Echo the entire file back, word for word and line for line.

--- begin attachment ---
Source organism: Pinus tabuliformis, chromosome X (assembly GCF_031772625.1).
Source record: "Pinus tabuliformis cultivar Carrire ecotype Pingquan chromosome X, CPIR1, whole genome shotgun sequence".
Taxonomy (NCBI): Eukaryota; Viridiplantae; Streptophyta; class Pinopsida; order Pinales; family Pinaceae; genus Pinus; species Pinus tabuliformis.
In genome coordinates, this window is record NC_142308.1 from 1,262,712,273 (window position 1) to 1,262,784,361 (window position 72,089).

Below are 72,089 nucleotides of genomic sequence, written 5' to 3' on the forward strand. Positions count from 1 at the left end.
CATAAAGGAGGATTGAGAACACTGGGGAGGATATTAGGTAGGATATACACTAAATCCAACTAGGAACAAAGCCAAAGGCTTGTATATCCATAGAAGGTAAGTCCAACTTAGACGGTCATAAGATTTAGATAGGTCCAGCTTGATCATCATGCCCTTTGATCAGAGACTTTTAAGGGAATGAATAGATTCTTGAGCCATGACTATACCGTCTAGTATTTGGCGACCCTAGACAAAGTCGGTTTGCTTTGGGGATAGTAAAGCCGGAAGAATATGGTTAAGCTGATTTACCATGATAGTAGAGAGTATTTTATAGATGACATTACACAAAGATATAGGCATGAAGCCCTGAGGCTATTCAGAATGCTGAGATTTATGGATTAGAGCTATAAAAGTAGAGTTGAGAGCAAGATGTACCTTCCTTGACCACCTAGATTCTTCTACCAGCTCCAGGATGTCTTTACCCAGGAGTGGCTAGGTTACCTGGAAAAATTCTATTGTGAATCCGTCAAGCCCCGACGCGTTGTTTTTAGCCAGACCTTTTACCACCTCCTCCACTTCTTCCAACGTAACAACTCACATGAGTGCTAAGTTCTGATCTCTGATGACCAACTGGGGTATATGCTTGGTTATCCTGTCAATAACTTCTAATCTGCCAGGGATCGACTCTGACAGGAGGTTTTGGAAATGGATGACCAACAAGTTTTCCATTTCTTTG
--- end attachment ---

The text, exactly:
Source organism: Pinus tabuliformis, chromosome X (assembly GCF_031772625.1).
Source record: "Pinus tabuliformis cultivar Carrire ecotype Pingquan chromosome X, CPIR1, whole genome shotgun sequence".
Taxonomy (NCBI): Eukaryota; Viridiplantae; Streptophyta; class Pinopsida; order Pinales; family Pinaceae; genus Pinus; species Pinus tabuliformis.
In genome coordinates, this window is record NC_142308.1 from 1,262,712,273 (window position 1) to 1,262,784,361 (window position 72,089).

Below are 72,089 nucleotides of genomic sequence, written 5' to 3' on the forward strand. Positions count from 1 at the left end.
CATAAAGGAGGATTGAGAACACTGGGGAGGATATTAGGTAGGATATACACTAAATCCAACTAGGAACAAAGCCAAAGGCTTGTATATCCATAGAAGGTAAGTCCAACTTAGACGGTCATAAGATTTAGATAGGTCCAGCTTGATCATCATGCCCTTTGATCAGAGACTTTTAAGGGAATGAATAGATTCTTGAGCCATGACTATACCGTCTAGTATTTGGCGACCCTAGACAAAGTCGGTTTGCTTTGGGGATAGTAAAGCCGGAAGAATATGGTTAAGCTGATTTACCATGATAGTAGAGAGTATTTTATAGATGACATTACACAAAGATATAGGCATGAAGCCCTGAGGCTATTCAGAATGCTGAGATTTATGGATTAGAGCTATAAAAGTAGAGTTGAGAGCAAGATGTACCTTCCTTGACCACCTAGATTCTTCTACCAGCTCCAGGATGTCTTTACCCAGGAGTGGCTAGGTTACCTGGAAAAATTCTATTGTGAATCCGTCAAGCCCCGACGCGTTGTTTTTAGCCAGACCTTTTACCACCTCCTCCACTTCTTCCAACGTAACAACTCACATGAGTGCTAAGTTCTGATCTCTGATGACCAACTGGGGTATATGCTTGGTTATCCTGTCAATAACTTCTAATCTGCCAGGGATCGACTCTGACAGGAGGTTTTGGAAATGGATGACCAACAAGTTTTCCATTTCTTTG